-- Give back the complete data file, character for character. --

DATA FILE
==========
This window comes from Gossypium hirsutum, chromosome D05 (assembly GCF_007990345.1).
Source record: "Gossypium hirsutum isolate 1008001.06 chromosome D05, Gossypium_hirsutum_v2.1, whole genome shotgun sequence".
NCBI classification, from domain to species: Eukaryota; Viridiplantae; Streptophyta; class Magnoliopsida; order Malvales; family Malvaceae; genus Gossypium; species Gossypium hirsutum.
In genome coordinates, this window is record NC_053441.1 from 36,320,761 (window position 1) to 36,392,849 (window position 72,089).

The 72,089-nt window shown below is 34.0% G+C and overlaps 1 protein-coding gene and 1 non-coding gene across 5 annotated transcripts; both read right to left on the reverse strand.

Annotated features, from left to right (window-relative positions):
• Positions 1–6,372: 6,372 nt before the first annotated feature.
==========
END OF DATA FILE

This window comes from Gossypium hirsutum, chromosome D05 (assembly GCF_007990345.1).
Source record: "Gossypium hirsutum isolate 1008001.06 chromosome D05, Gossypium_hirsutum_v2.1, whole genome shotgun sequence".
NCBI classification, from domain to species: Eukaryota; Viridiplantae; Streptophyta; class Magnoliopsida; order Malvales; family Malvaceae; genus Gossypium; species Gossypium hirsutum.
In genome coordinates, this window is record NC_053441.1 from 36,320,761 (window position 1) to 36,392,849 (window position 72,089).

The 72,089-nt window shown below is 34.0% G+C and overlaps 1 protein-coding gene and 1 non-coding gene across 5 annotated transcripts; both read right to left on the reverse strand.

Annotated features, from left to right (window-relative positions):
• Positions 1–6,372: 6,372 nt before the first annotated feature.